Based on the Learning to Look method created by the Hood Museum of Art. This discussion-based approach will introduce you and your students to the five steps involved in exploring a work of art: careful observation, analysis, research, interpretation, and critique.
HOW TO USE THIS RESOURCE
1. Print out this document for yourself.
2. Read through it carefully as you look at the image of the work of art.
3. When you are ready to engage your class, project the image of the work of art on a screen in your classroom.
4. Use the questions provided below to lead the discussion.
Step 1. Close Observation
Ask students to look carefully and describe everything they see. Start with broad, open-ended questions like:
* What do you notice when you look at this image?
* What else do you see?
Become more and more specific as you guide your students’ eyes around the work with questions such as:
* What do you notice about the figure? Her expression?
* Her pose?
* Her dress?
* What is she holding in her hand?
* What do you notice about the background? the colors? the brushstrokes?
* What materials and processes do you see in this work?
* How would you describe the artist’s style?
Step 2. Preliminary Analysis
Once you have listed everything you can see about the object, begin asking simple analytic questions that will deepen your students' understanding of the work. For instance:
* What process do you think the artist used to create this work? Where did he start? What did he do next?
* What does the figure appear to be doing? What is it about the artist's style that adds dynamism to the scene?
* Do you think this is a portrait of an individual or a painting of a type of person?
* What is the artist's attitude toward this person?
* What is the overall mood of this piece?
After each response, always ask, "How do you know?" or "How can you tell?" and have students point out the visual evidence in the work of art to support their theories.
Step 3. Research
At the end of this document, you will find some background information on this object. Read it or paraphrase it for your students.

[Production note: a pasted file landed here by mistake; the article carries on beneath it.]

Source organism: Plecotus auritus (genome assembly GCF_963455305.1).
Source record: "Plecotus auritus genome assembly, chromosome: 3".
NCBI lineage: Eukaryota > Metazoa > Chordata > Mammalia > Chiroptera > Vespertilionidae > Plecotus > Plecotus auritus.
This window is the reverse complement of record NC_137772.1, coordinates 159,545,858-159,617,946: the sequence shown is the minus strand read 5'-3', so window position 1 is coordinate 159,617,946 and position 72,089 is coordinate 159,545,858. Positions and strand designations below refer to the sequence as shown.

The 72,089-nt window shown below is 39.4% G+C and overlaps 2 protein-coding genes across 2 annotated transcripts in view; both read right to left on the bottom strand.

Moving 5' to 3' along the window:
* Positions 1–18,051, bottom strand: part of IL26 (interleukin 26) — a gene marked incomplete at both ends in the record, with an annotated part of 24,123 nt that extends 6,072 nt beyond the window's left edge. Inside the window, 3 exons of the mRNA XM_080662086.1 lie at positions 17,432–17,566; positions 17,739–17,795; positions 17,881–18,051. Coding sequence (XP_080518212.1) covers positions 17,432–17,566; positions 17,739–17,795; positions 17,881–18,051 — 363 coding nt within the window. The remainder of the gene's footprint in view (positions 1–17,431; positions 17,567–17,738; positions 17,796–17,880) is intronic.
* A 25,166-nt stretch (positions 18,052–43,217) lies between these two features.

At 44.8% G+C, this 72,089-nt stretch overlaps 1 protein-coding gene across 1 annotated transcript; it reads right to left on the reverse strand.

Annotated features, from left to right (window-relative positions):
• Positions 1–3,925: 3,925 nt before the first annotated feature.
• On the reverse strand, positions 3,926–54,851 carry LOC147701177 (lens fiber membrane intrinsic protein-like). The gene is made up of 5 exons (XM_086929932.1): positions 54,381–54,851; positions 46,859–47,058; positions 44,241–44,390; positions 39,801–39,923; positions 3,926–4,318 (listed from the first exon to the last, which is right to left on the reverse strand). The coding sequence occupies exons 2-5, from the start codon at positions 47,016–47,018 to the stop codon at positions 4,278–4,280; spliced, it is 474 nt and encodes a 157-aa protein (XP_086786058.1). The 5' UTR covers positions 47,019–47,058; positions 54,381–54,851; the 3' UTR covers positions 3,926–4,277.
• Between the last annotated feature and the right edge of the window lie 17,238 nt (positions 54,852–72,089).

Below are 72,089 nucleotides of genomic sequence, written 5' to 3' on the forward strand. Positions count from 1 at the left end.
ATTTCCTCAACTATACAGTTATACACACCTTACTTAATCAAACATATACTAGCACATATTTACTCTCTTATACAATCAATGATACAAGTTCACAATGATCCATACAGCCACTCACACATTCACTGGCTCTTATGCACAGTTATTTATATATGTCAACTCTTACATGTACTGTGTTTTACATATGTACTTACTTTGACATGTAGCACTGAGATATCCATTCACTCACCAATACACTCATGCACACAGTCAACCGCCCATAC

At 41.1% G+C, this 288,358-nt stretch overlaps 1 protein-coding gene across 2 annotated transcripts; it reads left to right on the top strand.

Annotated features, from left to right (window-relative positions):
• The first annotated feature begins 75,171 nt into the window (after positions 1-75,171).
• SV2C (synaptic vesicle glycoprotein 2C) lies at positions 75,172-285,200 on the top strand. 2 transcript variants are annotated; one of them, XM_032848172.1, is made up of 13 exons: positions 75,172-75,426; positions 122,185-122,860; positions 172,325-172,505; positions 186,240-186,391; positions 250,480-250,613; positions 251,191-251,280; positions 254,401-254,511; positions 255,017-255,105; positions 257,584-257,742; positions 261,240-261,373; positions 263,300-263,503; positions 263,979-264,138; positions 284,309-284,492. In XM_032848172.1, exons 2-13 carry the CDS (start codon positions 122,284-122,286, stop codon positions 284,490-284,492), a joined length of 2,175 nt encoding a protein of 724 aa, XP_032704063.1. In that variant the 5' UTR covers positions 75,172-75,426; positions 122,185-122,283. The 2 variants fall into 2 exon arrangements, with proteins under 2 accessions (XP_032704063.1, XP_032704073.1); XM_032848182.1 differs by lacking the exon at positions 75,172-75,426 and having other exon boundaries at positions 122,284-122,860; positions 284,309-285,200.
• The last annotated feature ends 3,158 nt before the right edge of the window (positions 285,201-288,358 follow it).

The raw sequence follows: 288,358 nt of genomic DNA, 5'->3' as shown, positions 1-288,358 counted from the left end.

Step 4. Interpretation
Interpretation involves bringing your close observation, preliminary analyses, and any additional information you have gathered about an art object together to try to understand what a work of art means. There are often no absolute right or wrong answers when interpreting a work of art. There are simply more thoughtful and better informed ones. Challenging your students to defend their interpretations based upon their visual analysis and their research is most important.
Some basic interpretation questions for this object might be:
* What do you think this artist is trying to communicate about the Native American tradition of dance with this work?
* How has Mateo Romero conveyed his feelings in his work?
* In what ways does this work represent continuity in Native American tradition and culture? In what ways is it innovative and new?
Step 5. Critical Assessment and Response
Critical assessment and response involves a judgment about the success of a work of art. This step optional but should always follow the first four steps of the Learning to Look method. Art critics often engage in this further analysis and support their opinions based on careful study of and research about the work of art.
Critical assessment involves questions of value. For instance:
* Do you think this work of art is successful and well done? Why or why not?
This fifth stage can also encompass one’s individual response to a work of art. One’s response can be much more personal and subjective than one’s assessment.
* Do you like this work of art? Does it move you?
* Are the ideas in this image powerful to you? Do they relate to your own life?
Mateo Romero, Cochiti Pueblo, born 1966
"Bloom" (Kayla Gebeck), 2009
Photo transfer and acrylic paint on panel
Purchased through the Mrs. Harvey P. Hood W'18 Fund; 2010.35.5